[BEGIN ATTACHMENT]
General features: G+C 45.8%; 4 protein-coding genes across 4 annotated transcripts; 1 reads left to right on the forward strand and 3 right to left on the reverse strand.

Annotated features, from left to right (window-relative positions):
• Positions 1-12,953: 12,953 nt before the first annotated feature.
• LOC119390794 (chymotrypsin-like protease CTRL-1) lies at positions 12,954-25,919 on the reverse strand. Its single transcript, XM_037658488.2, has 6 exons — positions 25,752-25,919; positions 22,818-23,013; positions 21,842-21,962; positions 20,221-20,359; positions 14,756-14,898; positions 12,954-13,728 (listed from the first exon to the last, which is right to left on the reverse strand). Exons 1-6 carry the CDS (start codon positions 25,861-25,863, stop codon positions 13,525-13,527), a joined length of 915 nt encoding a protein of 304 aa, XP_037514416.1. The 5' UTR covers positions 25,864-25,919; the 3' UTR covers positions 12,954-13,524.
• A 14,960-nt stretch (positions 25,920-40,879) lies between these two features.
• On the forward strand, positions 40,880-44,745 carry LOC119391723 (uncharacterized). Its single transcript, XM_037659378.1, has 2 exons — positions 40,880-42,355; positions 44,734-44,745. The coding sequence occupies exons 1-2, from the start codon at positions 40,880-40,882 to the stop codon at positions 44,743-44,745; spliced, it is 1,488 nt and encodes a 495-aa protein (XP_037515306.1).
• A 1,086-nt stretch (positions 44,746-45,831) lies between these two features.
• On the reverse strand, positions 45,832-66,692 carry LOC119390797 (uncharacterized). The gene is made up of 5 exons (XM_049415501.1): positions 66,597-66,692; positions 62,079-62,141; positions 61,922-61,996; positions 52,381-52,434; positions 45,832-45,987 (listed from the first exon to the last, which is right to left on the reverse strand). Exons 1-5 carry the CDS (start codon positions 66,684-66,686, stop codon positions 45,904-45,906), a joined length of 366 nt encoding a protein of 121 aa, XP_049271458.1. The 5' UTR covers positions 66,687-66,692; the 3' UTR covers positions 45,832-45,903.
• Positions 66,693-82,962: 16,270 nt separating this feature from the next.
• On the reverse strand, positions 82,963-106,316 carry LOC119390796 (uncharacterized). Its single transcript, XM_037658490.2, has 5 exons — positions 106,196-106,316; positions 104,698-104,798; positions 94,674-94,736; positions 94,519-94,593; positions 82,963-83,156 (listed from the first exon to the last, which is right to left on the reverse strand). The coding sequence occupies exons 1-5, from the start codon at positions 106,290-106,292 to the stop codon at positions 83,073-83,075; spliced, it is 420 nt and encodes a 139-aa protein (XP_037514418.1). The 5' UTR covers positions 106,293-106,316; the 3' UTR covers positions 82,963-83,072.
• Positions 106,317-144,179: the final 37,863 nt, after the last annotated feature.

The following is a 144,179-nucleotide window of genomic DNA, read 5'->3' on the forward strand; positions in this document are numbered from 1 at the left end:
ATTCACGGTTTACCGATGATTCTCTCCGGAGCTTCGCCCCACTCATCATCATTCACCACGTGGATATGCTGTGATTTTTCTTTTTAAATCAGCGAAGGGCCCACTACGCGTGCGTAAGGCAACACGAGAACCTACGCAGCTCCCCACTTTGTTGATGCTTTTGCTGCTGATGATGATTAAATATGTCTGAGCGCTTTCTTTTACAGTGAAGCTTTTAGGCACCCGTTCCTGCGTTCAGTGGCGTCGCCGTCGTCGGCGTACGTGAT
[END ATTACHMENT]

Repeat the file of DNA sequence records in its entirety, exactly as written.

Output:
General features: G+C 45.8%; 4 protein-coding genes across 4 annotated transcripts; 1 reads left to right on the forward strand and 3 right to left on the reverse strand.

Annotated features, from left to right (window-relative positions):
• Positions 1-12,953: 12,953 nt before the first annotated feature.
• LOC119390794 (chymotrypsin-like protease CTRL-1) lies at positions 12,954-25,919 on the reverse strand. Its single transcript, XM_037658488.2, has 6 exons — positions 25,752-25,919; positions 22,818-23,013; positions 21,842-21,962; positions 20,221-20,359; positions 14,756-14,898; positions 12,954-13,728 (listed from the first exon to the last, which is right to left on the reverse strand). Exons 1-6 carry the CDS (start codon positions 25,861-25,863, stop codon positions 13,525-13,527), a joined length of 915 nt encoding a protein of 304 aa, XP_037514416.1. The 5' UTR covers positions 25,864-25,919; the 3' UTR covers positions 12,954-13,524.
• A 14,960-nt stretch (positions 25,920-40,879) lies between these two features.
• On the forward strand, positions 40,880-44,745 carry LOC119391723 (uncharacterized). Its single transcript, XM_037659378.1, has 2 exons — positions 40,880-42,355; positions 44,734-44,745. The coding sequence occupies exons 1-2, from the start codon at positions 40,880-40,882 to the stop codon at positions 44,743-44,745; spliced, it is 1,488 nt and encodes a 495-aa protein (XP_037515306.1).
• A 1,086-nt stretch (positions 44,746-45,831) lies between these two features.
• On the reverse strand, positions 45,832-66,692 carry LOC119390797 (uncharacterized). The gene is made up of 5 exons (XM_049415501.1): positions 66,597-66,692; positions 62,079-62,141; positions 61,922-61,996; positions 52,381-52,434; positions 45,832-45,987 (listed from the first exon to the last, which is right to left on the reverse strand). Exons 1-5 carry the CDS (start codon positions 66,684-66,686, stop codon positions 45,904-45,906), a joined length of 366 nt encoding a protein of 121 aa, XP_049271458.1. The 5' UTR covers positions 66,687-66,692; the 3' UTR covers positions 45,832-45,903.
• Positions 66,693-82,962: 16,270 nt separating this feature from the next.
• On the reverse strand, positions 82,963-106,316 carry LOC119390796 (uncharacterized). Its single transcript, XM_037658490.2, has 5 exons — positions 106,196-106,316; positions 104,698-104,798; positions 94,674-94,736; positions 94,519-94,593; positions 82,963-83,156 (listed from the first exon to the last, which is right to left on the reverse strand). The coding sequence occupies exons 1-5, from the start codon at positions 106,290-106,292 to the stop codon at positions 83,073-83,075; spliced, it is 420 nt and encodes a 139-aa protein (XP_037514418.1). The 5' UTR covers positions 106,293-106,316; the 3' UTR covers positions 82,963-83,072.
• Positions 106,317-144,179: the final 37,863 nt, after the last annotated feature.

The following is a 144,179-nucleotide window of genomic DNA, read 5'->3' on the forward strand; positions in this document are numbered from 1 at the left end:
ATTCACGGTTTACCGATGATTCTCTCCGGAGCTTCGCCCCACTCATCATCATTCACCACGTGGATATGCTGTGATTTTTCTTTTTAAATCAGCGAAGGGCCCACTACGCGTGCGTAAGGCAACACGAGAACCTACGCAGCTCCCCACTTTGTTGATGCTTTTGCTGCTGATGATGATTAAATATGTCTGAGCGCTTTCTTTTACAGTGAAGCTTTTAGGCACCCGTTCCTGCGTTCAGTGGCGTCGCCGTCGTCGGCGTACGTGAT